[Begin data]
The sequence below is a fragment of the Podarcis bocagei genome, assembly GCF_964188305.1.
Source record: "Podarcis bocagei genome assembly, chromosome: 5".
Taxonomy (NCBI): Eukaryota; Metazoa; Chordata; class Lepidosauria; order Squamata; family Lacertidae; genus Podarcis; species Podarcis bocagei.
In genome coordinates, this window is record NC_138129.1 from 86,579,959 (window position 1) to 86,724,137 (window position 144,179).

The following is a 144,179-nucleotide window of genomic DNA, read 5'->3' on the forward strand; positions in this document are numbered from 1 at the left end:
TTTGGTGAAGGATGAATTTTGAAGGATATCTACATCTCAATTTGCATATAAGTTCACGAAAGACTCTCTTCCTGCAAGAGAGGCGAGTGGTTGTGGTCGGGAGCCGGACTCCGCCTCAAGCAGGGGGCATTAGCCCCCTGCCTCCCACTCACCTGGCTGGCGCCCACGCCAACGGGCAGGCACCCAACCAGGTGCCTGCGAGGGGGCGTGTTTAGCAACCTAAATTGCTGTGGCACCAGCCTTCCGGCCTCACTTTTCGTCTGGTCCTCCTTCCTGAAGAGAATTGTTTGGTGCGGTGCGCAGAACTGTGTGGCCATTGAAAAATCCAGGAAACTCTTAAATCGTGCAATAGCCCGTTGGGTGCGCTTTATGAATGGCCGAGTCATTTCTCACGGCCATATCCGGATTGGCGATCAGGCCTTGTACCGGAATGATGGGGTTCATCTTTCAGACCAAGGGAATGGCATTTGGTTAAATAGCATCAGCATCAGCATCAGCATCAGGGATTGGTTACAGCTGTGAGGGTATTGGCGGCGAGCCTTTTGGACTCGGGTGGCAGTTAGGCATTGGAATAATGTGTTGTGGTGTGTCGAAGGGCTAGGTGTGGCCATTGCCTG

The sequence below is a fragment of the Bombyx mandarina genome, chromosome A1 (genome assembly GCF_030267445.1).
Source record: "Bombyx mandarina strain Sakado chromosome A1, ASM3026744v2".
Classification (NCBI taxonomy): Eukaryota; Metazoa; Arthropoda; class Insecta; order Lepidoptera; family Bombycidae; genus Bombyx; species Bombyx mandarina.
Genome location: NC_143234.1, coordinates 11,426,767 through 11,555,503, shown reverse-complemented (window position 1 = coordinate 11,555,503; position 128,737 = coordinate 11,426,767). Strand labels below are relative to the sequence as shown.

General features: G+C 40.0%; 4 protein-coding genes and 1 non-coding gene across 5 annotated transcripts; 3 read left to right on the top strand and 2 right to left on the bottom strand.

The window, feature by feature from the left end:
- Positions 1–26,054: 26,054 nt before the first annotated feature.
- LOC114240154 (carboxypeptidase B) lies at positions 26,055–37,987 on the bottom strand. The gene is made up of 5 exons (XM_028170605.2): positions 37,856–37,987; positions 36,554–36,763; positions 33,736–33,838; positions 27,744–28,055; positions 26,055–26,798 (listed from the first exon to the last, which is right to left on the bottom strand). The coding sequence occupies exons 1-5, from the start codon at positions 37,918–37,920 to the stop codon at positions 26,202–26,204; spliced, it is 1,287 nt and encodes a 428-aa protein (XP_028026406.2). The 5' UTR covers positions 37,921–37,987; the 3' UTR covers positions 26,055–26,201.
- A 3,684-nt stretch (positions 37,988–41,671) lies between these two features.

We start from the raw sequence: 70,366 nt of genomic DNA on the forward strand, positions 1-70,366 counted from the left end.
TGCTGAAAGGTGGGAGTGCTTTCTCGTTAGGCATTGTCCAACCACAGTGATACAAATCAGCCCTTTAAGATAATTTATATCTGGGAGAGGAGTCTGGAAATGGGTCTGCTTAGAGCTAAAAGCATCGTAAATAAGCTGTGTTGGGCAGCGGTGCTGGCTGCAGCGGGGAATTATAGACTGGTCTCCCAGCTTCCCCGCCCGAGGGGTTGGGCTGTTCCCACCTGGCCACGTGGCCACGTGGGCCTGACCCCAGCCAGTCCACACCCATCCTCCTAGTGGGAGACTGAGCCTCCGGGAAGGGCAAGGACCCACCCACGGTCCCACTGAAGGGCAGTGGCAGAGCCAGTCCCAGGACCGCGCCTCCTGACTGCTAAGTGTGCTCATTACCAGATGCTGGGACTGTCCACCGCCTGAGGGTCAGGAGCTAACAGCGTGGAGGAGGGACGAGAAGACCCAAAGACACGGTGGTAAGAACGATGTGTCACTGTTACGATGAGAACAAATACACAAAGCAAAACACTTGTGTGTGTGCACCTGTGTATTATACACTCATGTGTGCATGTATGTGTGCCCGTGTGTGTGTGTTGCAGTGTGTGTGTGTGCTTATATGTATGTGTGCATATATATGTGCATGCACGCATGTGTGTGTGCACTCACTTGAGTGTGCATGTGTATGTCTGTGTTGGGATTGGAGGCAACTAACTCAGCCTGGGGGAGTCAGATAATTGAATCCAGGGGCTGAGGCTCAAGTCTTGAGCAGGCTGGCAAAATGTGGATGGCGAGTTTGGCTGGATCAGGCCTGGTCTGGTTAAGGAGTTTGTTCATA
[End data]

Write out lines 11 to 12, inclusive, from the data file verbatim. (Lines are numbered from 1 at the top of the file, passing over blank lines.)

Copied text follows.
General features: G+C 40.0%; 4 protein-coding genes and 1 non-coding gene across 5 annotated transcripts; 3 read left to right on the top strand and 2 right to left on the bottom strand.

The window, feature by feature from the left end: